The High Court of Lagos State on December 21, 2017, liberated the Ajiwe community in Ajah in Eti-Osa Local Govt Area of Lagos State, from the Olumegbon Family’s claim of overlord.
In a landmark judgment delivered by the Honourable Justice Ronke Harrison, the Court held that there was no basis in law, upon which Chief Olumegbon could claim to be an overlord over Ajiwe community, based on recent developments of acquisition and excision of land by the Lagos State Government.
Consequently, the court issued an order directing Chief Fatai Abiodun Olumegbon to forthwith refund all money forcefully collected from the claimant as overlord, as such title could not operate to override the one created by government through the excision.
The facts of the case are that the claimant, Mr. Emmanuel Bajulaiye, bought two plots of land situate at Cele Bus Stop, Ajiwe Village by Liberty Square, along the Lagos Epe Expressway in year 2001, from the Afini family of Ajiwe, who are beneficiaries of an excision granted by Lagos State pursuant to Lagos State Official Gazette No. 9 Vol. 29, issued at Ikeja on the 28th March, 1996.
The claimant took steps by fencing the entire land and was in active possession until some armed thugs claiming to be under the instruction of Chief Olumegbon, confronted the claimant with a claim of title to the land.
These individuals demanded a re-purchase of the land from Chief Olumegbon, whom they claimed is the overlord of Ajah and all adjoining land and villages. Out of fear and to avoid the destruction of his property, the claimant paid the sums demanded, but Chief Olumegbon only allowed him possession of one plot, claiming to have sold the second plot to another person. Claimant’s fence was pulled down and the second plot was forcefully excissed for the new buyer that Chief Olumegbon sold the land to.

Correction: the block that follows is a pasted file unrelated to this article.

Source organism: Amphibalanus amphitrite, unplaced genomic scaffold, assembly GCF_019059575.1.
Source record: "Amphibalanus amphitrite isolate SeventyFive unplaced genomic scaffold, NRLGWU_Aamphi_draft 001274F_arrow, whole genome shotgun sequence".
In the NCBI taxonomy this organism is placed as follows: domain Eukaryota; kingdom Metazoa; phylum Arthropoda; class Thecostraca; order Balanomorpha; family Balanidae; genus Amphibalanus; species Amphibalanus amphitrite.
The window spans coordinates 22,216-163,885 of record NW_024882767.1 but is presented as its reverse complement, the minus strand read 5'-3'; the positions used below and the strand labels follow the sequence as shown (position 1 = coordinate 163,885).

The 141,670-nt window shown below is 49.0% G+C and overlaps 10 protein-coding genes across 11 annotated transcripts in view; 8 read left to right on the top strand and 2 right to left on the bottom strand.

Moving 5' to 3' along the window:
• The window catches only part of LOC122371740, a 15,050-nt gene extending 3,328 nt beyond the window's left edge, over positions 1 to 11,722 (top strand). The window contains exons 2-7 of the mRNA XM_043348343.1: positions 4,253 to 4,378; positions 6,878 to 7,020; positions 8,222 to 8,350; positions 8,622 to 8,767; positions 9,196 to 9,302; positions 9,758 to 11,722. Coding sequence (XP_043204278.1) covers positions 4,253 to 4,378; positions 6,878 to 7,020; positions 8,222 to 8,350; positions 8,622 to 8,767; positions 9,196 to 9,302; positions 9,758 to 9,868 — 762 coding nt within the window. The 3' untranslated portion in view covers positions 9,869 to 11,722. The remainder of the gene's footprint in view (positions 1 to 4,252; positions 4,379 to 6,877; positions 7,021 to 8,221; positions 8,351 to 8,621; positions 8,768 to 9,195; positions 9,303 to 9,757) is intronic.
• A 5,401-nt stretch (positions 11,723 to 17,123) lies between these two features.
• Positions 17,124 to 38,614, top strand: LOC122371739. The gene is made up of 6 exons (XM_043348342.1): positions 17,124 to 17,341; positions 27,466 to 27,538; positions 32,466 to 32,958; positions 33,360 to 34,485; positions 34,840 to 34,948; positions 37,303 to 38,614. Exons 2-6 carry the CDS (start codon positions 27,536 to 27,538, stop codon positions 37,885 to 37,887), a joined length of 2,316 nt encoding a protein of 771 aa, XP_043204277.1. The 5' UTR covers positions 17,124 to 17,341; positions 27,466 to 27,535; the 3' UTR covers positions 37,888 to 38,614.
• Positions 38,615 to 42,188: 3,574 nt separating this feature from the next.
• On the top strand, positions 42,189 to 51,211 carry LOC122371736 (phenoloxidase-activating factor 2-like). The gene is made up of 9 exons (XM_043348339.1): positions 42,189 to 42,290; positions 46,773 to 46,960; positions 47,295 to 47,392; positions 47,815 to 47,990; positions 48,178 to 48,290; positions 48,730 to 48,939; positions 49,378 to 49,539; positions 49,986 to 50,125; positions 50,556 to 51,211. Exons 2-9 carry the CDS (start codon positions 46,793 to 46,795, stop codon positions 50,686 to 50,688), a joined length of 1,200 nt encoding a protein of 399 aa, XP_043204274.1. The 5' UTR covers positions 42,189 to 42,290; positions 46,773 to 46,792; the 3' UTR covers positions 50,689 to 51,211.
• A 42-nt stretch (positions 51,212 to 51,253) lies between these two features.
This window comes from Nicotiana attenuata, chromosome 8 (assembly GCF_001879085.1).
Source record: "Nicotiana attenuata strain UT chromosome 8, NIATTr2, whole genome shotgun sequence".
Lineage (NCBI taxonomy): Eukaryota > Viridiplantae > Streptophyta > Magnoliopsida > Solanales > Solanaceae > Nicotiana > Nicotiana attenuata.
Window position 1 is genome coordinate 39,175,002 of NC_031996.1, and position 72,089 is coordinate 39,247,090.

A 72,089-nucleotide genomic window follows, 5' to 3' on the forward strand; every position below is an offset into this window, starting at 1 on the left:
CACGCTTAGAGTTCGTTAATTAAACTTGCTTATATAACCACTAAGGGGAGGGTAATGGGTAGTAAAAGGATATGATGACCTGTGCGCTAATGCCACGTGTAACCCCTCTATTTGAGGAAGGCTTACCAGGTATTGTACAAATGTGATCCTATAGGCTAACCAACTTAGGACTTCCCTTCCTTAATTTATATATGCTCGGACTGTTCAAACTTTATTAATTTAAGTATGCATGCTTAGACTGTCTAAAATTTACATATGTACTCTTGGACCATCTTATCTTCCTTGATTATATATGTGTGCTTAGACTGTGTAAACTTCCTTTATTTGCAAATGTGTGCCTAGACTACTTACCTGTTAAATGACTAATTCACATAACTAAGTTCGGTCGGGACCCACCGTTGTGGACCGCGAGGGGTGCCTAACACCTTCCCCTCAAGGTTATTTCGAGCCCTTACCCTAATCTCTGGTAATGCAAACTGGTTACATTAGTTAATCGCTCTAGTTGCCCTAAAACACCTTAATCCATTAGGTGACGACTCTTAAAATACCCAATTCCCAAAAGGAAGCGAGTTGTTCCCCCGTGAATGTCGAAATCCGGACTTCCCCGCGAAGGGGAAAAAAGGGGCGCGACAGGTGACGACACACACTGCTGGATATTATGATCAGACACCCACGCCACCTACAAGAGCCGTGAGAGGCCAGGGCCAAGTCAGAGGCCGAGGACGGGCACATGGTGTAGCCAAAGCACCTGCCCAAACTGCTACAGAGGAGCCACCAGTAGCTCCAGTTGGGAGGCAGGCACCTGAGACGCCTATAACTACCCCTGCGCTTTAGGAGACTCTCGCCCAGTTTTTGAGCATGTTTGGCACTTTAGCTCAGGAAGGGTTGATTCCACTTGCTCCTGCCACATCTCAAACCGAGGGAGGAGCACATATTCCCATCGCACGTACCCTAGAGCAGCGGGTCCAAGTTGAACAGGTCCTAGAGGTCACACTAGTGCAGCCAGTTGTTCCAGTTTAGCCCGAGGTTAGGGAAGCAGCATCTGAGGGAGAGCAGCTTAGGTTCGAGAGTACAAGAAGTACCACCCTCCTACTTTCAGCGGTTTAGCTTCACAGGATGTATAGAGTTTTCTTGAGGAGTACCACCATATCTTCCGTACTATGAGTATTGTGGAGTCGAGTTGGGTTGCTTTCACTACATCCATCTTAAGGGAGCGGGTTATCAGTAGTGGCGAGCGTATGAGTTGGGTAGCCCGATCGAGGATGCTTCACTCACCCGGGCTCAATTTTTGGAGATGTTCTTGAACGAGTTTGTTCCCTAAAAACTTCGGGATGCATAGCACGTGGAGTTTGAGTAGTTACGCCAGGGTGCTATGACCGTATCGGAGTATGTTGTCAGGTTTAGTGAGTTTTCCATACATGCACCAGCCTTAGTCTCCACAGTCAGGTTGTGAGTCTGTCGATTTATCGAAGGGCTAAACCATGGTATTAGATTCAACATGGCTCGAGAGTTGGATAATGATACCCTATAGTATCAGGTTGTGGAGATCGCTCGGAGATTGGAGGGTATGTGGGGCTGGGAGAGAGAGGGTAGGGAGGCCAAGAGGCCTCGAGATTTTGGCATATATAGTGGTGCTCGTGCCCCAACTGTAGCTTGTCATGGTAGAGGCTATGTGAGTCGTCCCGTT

Claimant then commenced an action at the Lagos High Court, against Chief Olumegbon, through his lawyer, Ebun-Olu Adegboruwa, in year 2005.
The case however suffered a chequered history due to the retirement of the trial judge. In her judgment, the Hon Justice Harrison agreed with the claimant that once land has been acquired by the government and subsequently excised, the excision creates a new title, as the acquisition has successfully extinguished the previous title.
To that extent, the court held that the Supreme Court judgment of year 2002, being relied upon by Chief Olumegbon to claim overlordship over Ajiwe land, cannot avail him since the excision specifically creates a new title in favour of Ajiwe community.
The court however agreed with the defendants that the claimant did not establish the essential link between the Afini family and the Ajiwe community and held that she could not be persuaded by the recitals contained in the deed of assignment executed in favour of the claimant by the Afini family.
The court held further that the claimant was bound to prove the extent of the land holding of the Afini family within the excised land but having not done so, the court could not ignore the evidence adduced by the claimant to dismiss his case but would rather consider the option of a non-suit, under Order 34 or the Rules, to enable the claimant have another bite.
Consequently, the court directed counsel to the parties to address it on the issue of non-suit by filing written addresses.
Reacting to the judgment in his Chambers in Lekki, Mr. Adegboruwa commended the judge for the rare courage displayed, stating that the judiciary is still the last hope of the common and hopeless man.
Recalling that a similar judgment freed Igbo-Efon community from the overlordship of the Ojomu Family in December 2016, he urged Governor Akinwunmi Ambode to move beyond the land grabbers law, in order to ensure that the true indigenous people of Lagos State are restored to their ancestral land, instead of the present situation whereby powerful royal fathers have conerned virtually all land holdings in Lagos, at the expense of these helpless indigenes.
He said the judgment constitutes a declaration of freedom for all indigenous communities that are being oppressed by powerful overlords, urging all affected persons to summon courage to challenge all forms of injustice and forceful dominion.
Mr. Adegboruwa however described the situation whereby a case will drag on in court for twelve years before judgment, as unacceptable in a Mega City like Lagos, as same will discourage investment. He urged the Governor and the National Judicial Council to take the bull by the horn to build more courts and to appoint more judicial officers befitting of the status of Lagos.
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